With President Donald Trump signing into law the $1.5 trillion Republican tax bill just days before the holidays, U.S. corporations could see an earnings boost between 7% to 10% from a 40% cut in the corporate tax rate. While corporations across the country would stand to benefit, financial firms are expected to be among the biggest winners as they pay some of the highest effective tax rates in the U.S. Factoring in added revenues from higher interest rates, U.S. banks will be ringing in the new year with lots to look forward to.

Two banks that are expected to see some of the biggest gains from the tax cuts are Wells Fargo & Co. (WFC) and PNC Financial Services Group Inc. (PNC). As of the close of trading on Tuesday, Wells Fargo is up 11% on the year, and PNC is up 24%.

At price-to-earnings ratios (P/E Ratio) of 15.7 and 17.8, respectively, both Wells Fargo and PNC are trading below the financial sector average multiple of 18.48 times earnings. The average for all sectors is 26.9, according to industry valuation data from CSI Market. (To read more, see: Trump Tax Plan ‘As Good as It Gets’ for US Banks.)

Tax Bill Benefits

At a rate of 27.5%, the financial sector pays the highest effective tax rate of all major S&P sectors, according to Reuters.

With the corporate tax rate being cut from 35% to 21%, U.S. banks will likely see an average 13% increase in their earnings per share (EPS). Strategists at Goldman Sachs expect Wells Fargo and PNC to rake in the largest gains with boosts in earnings of as much as 17% and 15%, respectively. (To read more, see: Wells Fargo Tops Apple as Tax Plan’s Biggest Winner.)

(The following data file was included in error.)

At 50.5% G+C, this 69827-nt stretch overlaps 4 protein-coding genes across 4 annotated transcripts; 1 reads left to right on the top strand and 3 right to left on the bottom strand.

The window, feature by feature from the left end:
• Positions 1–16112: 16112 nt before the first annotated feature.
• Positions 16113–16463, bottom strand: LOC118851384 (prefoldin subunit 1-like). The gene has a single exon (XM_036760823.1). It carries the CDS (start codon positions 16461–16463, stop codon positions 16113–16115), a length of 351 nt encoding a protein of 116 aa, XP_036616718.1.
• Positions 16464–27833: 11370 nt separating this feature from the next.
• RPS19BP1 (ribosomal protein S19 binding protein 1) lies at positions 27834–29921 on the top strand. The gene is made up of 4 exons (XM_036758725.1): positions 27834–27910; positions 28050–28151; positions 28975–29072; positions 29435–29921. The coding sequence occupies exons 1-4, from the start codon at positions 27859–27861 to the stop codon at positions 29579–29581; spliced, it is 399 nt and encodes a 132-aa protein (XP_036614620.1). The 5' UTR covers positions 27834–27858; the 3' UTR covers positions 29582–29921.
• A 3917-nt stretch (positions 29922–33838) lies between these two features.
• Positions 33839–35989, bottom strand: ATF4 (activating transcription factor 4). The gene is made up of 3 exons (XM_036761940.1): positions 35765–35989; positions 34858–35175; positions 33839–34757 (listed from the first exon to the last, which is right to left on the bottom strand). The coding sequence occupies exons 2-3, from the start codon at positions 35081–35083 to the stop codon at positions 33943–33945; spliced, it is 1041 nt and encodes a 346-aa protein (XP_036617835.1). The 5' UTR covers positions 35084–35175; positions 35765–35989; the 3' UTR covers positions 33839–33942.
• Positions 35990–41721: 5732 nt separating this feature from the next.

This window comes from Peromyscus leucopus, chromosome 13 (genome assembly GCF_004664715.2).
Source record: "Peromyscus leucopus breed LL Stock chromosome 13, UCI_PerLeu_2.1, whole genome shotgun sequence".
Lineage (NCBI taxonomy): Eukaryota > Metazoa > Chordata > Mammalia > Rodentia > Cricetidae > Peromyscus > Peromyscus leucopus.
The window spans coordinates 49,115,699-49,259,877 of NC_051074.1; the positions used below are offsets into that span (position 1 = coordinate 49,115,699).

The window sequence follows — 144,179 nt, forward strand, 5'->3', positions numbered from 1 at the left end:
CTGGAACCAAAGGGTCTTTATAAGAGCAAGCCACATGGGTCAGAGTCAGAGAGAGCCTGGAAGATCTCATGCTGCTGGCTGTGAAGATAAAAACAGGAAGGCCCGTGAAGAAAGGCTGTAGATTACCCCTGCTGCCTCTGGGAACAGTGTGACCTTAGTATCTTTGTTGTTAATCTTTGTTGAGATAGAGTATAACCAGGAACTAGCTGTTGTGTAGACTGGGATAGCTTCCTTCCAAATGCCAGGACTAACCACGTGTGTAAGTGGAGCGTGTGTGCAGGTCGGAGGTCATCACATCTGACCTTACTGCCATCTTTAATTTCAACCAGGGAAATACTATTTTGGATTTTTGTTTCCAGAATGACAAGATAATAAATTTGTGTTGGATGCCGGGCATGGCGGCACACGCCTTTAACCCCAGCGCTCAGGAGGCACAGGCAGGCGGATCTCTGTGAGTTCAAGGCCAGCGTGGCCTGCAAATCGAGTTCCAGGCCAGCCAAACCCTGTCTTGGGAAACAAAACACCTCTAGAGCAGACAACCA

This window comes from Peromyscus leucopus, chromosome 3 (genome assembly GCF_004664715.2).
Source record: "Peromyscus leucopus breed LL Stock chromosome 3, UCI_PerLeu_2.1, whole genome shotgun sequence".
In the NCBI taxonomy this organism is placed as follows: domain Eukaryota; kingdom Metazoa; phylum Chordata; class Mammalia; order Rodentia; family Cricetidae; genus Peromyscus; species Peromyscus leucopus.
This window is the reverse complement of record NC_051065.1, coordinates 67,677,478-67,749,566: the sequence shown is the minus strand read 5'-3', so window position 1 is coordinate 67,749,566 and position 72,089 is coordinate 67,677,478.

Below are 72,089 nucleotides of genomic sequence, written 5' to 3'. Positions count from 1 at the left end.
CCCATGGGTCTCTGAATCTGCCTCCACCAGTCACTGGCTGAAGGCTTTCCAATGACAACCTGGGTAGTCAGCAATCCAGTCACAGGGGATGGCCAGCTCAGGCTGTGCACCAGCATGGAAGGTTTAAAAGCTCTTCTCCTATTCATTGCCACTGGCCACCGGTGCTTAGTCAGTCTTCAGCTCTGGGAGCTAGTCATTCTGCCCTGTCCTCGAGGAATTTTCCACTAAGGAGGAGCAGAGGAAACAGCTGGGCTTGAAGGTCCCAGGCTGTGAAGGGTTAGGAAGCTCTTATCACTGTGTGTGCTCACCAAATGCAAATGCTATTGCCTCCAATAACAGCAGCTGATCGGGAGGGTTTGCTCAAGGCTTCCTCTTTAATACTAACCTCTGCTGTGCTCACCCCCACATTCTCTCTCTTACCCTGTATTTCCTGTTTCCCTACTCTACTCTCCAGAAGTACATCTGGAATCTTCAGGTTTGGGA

Big banks with business overseas will also see benefits from becoming more competitive relative to international rivals in countries with lower corporate tax rates.

Rising Rates

If the tax bill indirectly helps boost the rest of the economy, then banks could also benefit from increased borrowing by businesses wanting to increase investment. Higher interest rates, as per the Fed’s current tightening plan, will also push banks’ profit margins higher as the spread between the rates they pay on deposit and the rates they earn on lending were pushed lower during the last recession.

Of course, the benefit from higher rates does depend on the extent to which businesses do increase their investment spending and hold off on paying down debt. If instead they decide to take the extra gains from the tax cuts to pay down debt, the tax cuts could have the effect of reducing the interest revenues banks depend on. 


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